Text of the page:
New York City Releases Daunting PSA On How To Cope With Nuclear Attack
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Featured Image Credit: New York City Emergency Management/Alamy
The government of New York City has released a chilling – and more than a little strange – public service announcement informing citizens what they should do in the event of a nuclear attack.
It’s definitely something that is at the back of everyone’s mind at the minute, given the delicately poised state of global politics, including the sabre-rattling taking place over Russia’s invasion of Ukraine.
That said, this PSA from the New York City Emergency Management Department telling people what they should do if they hear the sirens going off won’t do much to assuage the public’s fear of attack.
You can watch it here:
Obviously, it’ll stand everyone in good stead to be prepared for every eventuality, and for that reason – as well as responding to the concerns they’ve heard – the government have seen fit to release some official advice.
The Emergency Management Department said: “While the likelihood of a nuclear weapon incident occurring in/near New York City is very low, it is important New Yorkers know the steps to stay safe.”
In the announcement, a friendly woman explains: “So there’s been a nuclear attack. Don’t ask me how or why, just know that the big one has hit.
“OK – so what do we do?”
She then goes on to outline the three steps that New Yorkers should take to give themselves the best chance.
Firstly, you need to ‘get inside’ a building – any building – then close all the windows and doors. Cars don't count, it needs to be a building.
Secondly, you need to ‘stay inside’. That seems pretty self-explanatory.
The announcer then explains that you should get to a basement if you can, and – if you were caught outside at the time of the blast – you need to get your clothes off and get clean as quickly as you can.
Take off all of your outer clothes and put them into bags to minimise the risk from radioactive dust or ash. Have a shower, and get into the middle of the house.
Next, you should ‘stay tuned’. That means turning on the radio or TV or following on social media if you can. There, you’ll find out what is going on as best as possible.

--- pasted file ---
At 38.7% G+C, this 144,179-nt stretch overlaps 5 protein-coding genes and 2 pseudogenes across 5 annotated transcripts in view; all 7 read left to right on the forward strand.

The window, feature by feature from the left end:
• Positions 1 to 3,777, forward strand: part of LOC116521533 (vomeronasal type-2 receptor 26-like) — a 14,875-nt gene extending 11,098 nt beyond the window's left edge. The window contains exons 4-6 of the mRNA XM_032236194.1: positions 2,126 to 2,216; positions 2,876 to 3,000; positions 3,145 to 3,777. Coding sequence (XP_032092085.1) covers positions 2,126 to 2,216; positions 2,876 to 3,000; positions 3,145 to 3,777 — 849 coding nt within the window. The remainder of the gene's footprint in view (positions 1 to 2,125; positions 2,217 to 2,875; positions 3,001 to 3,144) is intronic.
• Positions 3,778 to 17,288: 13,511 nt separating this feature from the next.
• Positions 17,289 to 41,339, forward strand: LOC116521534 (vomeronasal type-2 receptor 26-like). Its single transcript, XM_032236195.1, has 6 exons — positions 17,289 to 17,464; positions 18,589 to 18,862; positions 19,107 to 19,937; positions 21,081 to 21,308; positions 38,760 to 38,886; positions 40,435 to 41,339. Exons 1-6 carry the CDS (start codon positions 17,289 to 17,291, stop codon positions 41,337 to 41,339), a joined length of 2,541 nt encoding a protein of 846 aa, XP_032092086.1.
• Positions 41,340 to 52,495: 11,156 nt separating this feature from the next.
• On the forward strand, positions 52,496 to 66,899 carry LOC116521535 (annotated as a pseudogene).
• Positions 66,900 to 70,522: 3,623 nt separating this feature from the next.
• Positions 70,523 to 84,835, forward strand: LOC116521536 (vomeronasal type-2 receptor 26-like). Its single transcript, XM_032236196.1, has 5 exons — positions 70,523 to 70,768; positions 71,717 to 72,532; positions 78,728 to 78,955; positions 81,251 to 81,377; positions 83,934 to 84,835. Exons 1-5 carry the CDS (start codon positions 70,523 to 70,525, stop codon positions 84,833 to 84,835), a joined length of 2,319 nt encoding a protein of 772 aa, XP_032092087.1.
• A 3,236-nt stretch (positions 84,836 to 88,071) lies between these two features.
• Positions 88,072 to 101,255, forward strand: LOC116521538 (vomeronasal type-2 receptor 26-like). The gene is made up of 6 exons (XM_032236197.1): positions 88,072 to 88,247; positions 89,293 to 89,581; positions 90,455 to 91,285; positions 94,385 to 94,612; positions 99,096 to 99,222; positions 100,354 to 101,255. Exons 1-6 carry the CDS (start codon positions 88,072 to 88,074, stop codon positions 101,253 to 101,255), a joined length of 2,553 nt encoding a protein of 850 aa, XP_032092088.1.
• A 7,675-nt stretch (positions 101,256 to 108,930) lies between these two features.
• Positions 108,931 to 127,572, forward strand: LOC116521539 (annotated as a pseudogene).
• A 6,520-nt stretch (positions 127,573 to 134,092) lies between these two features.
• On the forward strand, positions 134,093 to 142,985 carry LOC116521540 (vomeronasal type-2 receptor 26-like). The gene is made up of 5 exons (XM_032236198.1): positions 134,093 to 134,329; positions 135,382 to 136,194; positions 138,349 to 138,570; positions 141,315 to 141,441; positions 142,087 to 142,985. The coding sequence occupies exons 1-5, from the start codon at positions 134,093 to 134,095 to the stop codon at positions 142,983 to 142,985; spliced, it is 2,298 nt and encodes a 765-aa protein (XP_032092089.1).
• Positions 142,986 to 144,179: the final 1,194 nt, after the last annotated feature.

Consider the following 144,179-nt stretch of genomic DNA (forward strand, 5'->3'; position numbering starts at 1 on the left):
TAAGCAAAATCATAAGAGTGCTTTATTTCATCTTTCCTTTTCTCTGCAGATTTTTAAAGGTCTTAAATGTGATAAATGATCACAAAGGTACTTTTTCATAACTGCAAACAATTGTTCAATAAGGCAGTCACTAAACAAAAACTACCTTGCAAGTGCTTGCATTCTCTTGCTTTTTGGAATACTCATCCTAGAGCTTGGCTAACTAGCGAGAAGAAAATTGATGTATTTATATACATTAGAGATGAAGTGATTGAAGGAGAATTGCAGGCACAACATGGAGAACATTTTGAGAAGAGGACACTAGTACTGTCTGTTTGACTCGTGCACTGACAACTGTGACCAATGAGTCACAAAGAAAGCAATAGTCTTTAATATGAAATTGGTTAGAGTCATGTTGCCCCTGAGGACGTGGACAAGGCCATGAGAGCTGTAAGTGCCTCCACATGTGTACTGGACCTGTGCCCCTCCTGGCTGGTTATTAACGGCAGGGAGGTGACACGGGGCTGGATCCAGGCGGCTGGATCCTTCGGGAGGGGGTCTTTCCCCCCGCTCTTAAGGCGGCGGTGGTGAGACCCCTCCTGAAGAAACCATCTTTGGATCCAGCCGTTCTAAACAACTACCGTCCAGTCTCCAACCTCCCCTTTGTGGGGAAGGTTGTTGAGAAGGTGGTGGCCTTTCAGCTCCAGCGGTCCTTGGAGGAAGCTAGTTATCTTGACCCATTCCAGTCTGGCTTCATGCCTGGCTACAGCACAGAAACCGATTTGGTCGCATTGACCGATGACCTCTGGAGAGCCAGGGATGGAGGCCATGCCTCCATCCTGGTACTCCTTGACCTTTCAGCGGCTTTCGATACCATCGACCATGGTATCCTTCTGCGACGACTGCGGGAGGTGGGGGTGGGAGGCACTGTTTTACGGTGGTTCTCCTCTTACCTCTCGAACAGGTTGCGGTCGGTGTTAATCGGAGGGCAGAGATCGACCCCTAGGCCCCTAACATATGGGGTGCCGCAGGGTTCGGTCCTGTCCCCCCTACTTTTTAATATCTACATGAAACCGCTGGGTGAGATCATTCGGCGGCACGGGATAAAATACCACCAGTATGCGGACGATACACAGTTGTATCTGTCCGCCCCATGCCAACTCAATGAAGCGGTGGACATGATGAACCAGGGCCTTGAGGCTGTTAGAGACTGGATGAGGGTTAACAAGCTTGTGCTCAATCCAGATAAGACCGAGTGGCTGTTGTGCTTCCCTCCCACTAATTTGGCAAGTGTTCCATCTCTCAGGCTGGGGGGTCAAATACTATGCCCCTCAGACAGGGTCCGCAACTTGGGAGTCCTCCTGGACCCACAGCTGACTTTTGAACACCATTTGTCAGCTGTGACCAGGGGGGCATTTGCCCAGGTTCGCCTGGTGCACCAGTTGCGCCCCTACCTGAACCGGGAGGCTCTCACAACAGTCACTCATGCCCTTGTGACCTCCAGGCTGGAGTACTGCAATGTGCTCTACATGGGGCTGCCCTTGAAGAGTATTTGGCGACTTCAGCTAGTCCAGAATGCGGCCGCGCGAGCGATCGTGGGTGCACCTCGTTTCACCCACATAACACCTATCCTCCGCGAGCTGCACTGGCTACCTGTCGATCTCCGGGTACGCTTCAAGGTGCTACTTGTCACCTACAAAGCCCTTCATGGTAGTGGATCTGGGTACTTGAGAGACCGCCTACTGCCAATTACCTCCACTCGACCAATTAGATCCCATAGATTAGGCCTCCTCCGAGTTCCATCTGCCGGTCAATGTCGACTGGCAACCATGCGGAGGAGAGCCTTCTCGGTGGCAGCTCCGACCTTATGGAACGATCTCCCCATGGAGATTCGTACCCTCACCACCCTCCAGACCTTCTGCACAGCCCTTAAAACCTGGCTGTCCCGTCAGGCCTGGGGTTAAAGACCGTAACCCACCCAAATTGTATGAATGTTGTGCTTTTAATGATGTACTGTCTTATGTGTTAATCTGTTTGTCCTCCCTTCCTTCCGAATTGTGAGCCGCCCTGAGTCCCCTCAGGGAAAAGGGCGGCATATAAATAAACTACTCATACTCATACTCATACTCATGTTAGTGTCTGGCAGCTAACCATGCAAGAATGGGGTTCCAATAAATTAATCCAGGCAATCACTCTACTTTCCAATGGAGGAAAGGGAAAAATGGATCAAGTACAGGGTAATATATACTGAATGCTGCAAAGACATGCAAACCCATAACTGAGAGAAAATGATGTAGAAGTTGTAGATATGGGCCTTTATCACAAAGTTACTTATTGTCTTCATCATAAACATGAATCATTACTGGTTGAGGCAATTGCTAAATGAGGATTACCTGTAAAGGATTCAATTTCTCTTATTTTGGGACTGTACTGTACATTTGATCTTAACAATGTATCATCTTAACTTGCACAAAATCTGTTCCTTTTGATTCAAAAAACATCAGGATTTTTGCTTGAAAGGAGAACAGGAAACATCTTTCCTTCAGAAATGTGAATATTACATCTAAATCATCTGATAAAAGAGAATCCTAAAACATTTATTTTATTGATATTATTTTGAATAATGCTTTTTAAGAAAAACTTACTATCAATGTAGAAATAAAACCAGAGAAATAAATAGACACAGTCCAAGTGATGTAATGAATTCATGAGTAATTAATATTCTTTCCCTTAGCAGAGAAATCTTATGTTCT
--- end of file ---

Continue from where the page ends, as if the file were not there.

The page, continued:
Also, more specifically, New Yorkers can make use of the Notify NYC system that will give official alerts and updates, or ring 311.
According to the Emergency Management Department, there’s no specific reason for the PSA, but Commissioner Zach Iscol said: “As the threat landscape continues to evolve, it is important that New Yorkers know we are preparing for any imminent threats and are providing them with the resources they need to stay safe and informed.”
Emergency Management First Deputy Commissioner Christina Farrell said that while a nuclear attack is ‘low probability’, it would be ‘high impact’.
“We know that this material is very serious and can be scary, frankly, but it is very important,” she said. “There is no specific threat at this time.”
Farrell added that the PSA was a response to concerns voiced when the department canvassed citizens on their fears.
Farrell continued: “Understandably, people report that this is an event that they feel the least prepared for.
“I don’t know if there’s ever a great time to put out a nuclear preparedness PSA, but it is very important, and we want New Yorkers to be prepared – so no time like the present.
“We know New Yorkers are resilient. New Yorkers like to get the information straightforward. We know there is so much going on in this city.
“We always strive to focus on the preparedness side here, and we really didn’t want to put this off.”
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